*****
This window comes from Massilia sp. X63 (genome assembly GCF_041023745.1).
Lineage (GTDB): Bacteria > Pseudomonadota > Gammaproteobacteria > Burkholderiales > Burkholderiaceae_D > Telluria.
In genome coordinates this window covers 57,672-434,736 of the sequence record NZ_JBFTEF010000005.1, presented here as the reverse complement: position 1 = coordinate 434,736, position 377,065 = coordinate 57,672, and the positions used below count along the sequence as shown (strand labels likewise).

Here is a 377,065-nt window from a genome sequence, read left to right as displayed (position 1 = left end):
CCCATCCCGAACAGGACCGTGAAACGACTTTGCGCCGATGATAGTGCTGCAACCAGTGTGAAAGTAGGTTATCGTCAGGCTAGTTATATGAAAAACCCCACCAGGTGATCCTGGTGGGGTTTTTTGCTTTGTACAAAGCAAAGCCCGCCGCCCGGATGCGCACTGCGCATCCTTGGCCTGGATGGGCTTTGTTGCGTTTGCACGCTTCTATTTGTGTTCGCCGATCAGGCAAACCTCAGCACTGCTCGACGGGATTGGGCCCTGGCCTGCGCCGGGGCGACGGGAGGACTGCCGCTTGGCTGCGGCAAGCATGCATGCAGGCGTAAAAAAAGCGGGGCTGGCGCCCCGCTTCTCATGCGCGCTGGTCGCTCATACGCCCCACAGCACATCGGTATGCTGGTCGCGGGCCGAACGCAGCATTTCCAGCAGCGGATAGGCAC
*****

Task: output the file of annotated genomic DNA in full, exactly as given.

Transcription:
This window comes from Massilia sp. X63 (genome assembly GCF_041023745.1).
Lineage (GTDB): Bacteria > Pseudomonadota > Gammaproteobacteria > Burkholderiales > Burkholderiaceae_D > Telluria.
In genome coordinates this window covers 57,672-434,736 of the sequence record NZ_JBFTEF010000005.1, presented here as the reverse complement: position 1 = coordinate 434,736, position 377,065 = coordinate 57,672, and the positions used below count along the sequence as shown (strand labels likewise).

Here is a 377,065-nt window from a genome sequence, read left to right as displayed (position 1 = left end):
CCCATCCCGAACAGGACCGTGAAACGACTTTGCGCCGATGATAGTGCTGCAACCAGTGTGAAAGTAGGTTATCGTCAGGCTAGTTATATGAAAAACCCCACCAGGTGATCCTGGTGGGGTTTTTTGCTTTGTACAAAGCAAAGCCCGCCGCCCGGATGCGCACTGCGCATCCTTGGCCTGGATGGGCTTTGTTGCGTTTGCACGCTTCTATTTGTGTTCGCCGATCAGGCAAACCTCAGCACTGCTCGACGGGATTGGGCCCTGGCCTGCGCCGGGGCGACGGGAGGACTGCCGCTTGGCTGCGGCAAGCATGCATGCAGGCGTAAAAAAAGCGGGGCTGGCGCCCCGCTTCTCATGCGCGCTGGTCGCTCATACGCCCCACAGCACATCGGTATGCTGGTCGCGGGCCGAACGCAGCATTTCCAGCAGCGGATAGGCAC